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The best Greek restaurants in Sydney

From lamb stuffed souvlaki to layered moussaka, this is where to get your Greek fix in Sydney

Photograph: Daniel Boud

These restaurants make a strong argument for switching permanently to a Mediterranean diet. You can do fancy Greek at the Apollo where you can order up saganaki (that's fried cheese) and a big bowl of sticky roast lamb ribs, or you can hit up an old school yeeros joint, and smash grilled Greek pita bread jammed with crisp, fatty pork bits. Whether it's a late night snack or a full family feast, these are the best places to eat Greek food in Sydney.

If you're working on a budget try one of the 50 best cheap eats in Sydney

After Italian? Here's our guide to the best Italian restaurants in Sydney.

RECOMMENDED: The 50 best restaurants in Sydney.

The best Greek restaurants in Sydney

1

The Apollo

Jonathan Barthelmess has long been one of Time Out’s favourite chefs. We sang his praises back at Coast in 2008/2009 when he was doing his elegant, restrained Italian food and then again when he opened Manly Pavilion. Now he does Greek food and we couldn’t be happier. And our best advice for approaching this high end eatery is "don’t order everything." You will leave Apollo uncomfortably full. Instead, do the Full Greek, a tasting menu that's all the stuff you’ll want to order off the menu and exactly the right amount to eat. 

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Elizabeth Bay
2

Alpha

Peter Conistis has some sort of mystical way with pastry. His spanakopita sees tissue-paper-light pastry supporting a deliciously salty mix of fetta and spinach. And lightness is definitely a theme at Alpha. Check out the soft little dolmades filled with preserved lemon and almond and the loukoumades – sweet and moreish honeyed-doughnut puffs. This restaurant, on the old Hellenic Club site, is absolutely packing them in, night and day.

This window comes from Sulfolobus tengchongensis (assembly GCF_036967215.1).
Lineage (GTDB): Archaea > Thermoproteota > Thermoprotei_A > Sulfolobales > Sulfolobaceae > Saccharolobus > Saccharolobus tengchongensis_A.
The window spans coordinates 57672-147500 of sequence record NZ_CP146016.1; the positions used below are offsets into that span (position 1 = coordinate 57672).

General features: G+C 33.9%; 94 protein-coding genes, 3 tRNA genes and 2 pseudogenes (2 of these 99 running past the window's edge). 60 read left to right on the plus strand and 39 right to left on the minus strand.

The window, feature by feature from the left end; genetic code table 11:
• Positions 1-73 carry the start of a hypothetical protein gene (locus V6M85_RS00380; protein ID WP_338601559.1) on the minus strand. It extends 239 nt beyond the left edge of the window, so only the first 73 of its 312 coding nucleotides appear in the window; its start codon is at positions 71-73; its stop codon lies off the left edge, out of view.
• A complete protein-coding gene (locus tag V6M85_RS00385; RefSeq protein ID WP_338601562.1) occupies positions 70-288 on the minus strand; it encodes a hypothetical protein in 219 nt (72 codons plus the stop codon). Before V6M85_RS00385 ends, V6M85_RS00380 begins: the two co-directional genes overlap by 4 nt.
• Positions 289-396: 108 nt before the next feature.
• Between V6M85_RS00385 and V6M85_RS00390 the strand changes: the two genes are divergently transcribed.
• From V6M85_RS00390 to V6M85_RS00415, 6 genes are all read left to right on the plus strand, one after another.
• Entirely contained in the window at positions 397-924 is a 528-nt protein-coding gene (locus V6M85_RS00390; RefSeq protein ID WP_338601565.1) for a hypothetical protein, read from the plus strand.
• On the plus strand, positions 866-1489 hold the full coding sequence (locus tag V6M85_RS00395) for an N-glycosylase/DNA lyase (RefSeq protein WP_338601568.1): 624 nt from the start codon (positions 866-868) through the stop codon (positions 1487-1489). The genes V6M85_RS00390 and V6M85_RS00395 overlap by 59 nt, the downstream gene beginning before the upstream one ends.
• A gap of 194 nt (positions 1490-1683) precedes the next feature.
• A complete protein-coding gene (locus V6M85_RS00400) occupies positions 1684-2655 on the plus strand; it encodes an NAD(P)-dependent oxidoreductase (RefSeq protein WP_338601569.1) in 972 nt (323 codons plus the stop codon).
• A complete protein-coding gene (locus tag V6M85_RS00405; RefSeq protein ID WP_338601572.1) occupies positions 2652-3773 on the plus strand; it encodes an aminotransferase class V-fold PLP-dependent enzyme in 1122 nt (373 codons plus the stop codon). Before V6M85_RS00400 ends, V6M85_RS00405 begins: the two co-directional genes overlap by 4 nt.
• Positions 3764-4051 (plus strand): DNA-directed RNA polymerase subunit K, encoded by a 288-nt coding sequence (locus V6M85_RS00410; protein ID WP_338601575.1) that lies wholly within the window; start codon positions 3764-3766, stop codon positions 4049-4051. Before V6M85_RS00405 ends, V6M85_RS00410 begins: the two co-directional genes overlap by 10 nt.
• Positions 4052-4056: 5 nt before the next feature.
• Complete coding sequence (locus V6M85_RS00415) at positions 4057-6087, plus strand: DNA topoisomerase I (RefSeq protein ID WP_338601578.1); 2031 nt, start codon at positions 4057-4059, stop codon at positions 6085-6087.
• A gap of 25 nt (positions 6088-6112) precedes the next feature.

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Sydney
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3

Steki Taverna

Have you ever wondered what’s behind the closed blinds of this long-standing Greek restaurant just off Newtown’s main drag? We sure have. Which is what made us book a table at Steki’s on a Friday night, and we have no regrets about our choices. Steki is trapped in time, specifically on the financial front, but also it’s been a few years since the last lick of paint or an upgrade of any kind. They’re still charging mid-90s prices for their classic Greek food and the booze is outrageously affordable - the $30 bottle of Lazanfanis red from Peloponnese is a straight-shooting people pleaser. 

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Newtown
4

Gyradiko

First up, it’s all about the bread: fluffy rounds of fresh pita, scorched lightly on the grill. They're filled with slices of juicy pork or chicken – just like in Greece – carved straight off the vertical spit. There’s a smattering of salad: ripe tomato wedges, red onion, parsley and a slick of tzatziki, but mostly it’s one helluva meatfest. They add a couple of chips inside as well, traditional-style. It ain’t pretty eating but that’s half the fun. The pillowy-soft pita soaks up all the juices from the meat. And back to those chips. Joined with the bread, they offer outrageously good carb-on-carb action. 

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Bexley
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5

Yiro Yiro